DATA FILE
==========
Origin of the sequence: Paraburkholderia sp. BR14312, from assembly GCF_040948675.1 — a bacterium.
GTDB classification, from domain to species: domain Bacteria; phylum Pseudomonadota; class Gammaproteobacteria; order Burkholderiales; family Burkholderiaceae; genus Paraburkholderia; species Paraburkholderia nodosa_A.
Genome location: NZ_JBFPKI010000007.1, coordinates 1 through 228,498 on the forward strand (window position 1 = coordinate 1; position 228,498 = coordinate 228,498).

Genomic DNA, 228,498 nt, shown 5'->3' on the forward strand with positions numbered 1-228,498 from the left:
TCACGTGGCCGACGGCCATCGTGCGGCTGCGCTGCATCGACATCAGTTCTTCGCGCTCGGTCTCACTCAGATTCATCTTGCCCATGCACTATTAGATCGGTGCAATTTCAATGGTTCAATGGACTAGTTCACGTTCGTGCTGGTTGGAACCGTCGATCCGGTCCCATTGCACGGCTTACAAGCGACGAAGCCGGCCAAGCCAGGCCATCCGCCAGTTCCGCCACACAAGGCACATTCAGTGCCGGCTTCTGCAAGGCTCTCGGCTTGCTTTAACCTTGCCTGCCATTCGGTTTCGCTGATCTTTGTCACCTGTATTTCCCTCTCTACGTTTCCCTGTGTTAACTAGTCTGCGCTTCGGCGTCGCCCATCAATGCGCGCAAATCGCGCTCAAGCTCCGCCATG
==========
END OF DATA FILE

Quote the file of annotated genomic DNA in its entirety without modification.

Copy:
Origin of the sequence: Paraburkholderia sp. BR14312, from assembly GCF_040948675.1 — a bacterium.
GTDB classification, from domain to species: domain Bacteria; phylum Pseudomonadota; class Gammaproteobacteria; order Burkholderiales; family Burkholderiaceae; genus Paraburkholderia; species Paraburkholderia nodosa_A.
Genome location: NZ_JBFPKI010000007.1, coordinates 1 through 228,498 on the forward strand (window position 1 = coordinate 1; position 228,498 = coordinate 228,498).

Genomic DNA, 228,498 nt, shown 5'->3' on the forward strand with positions numbered 1-228,498 from the left:
TCACGTGGCCGACGGCCATCGTGCGGCTGCGCTGCATCGACATCAGTTCTTCGCGCTCGGTCTCACTCAGATTCATCTTGCCCATGCACTATTAGATCGGTGCAATTTCAATGGTTCAATGGACTAGTTCACGTTCGTGCTGGTTGGAACCGTCGATCCGGTCCCATTGCACGGCTTACAAGCGACGAAGCCGGCCAAGCCAGGCCATCCGCCAGTTCCGCCACACAAGGCACATTCAGTGCCGGCTTCTGCAAGGCTCTCGGCTTGCTTTAACCTTGCCTGCCATTCGGTTTCGCTGATCTTTGTCACCTGTATTTCCCTCTCTACGTTTCCCTGTGTTAACTAGTCTGCGCTTCGGCGTCGCCCATCAATGCGCGCAAATCGCGCTCAAGCTCCGCCATG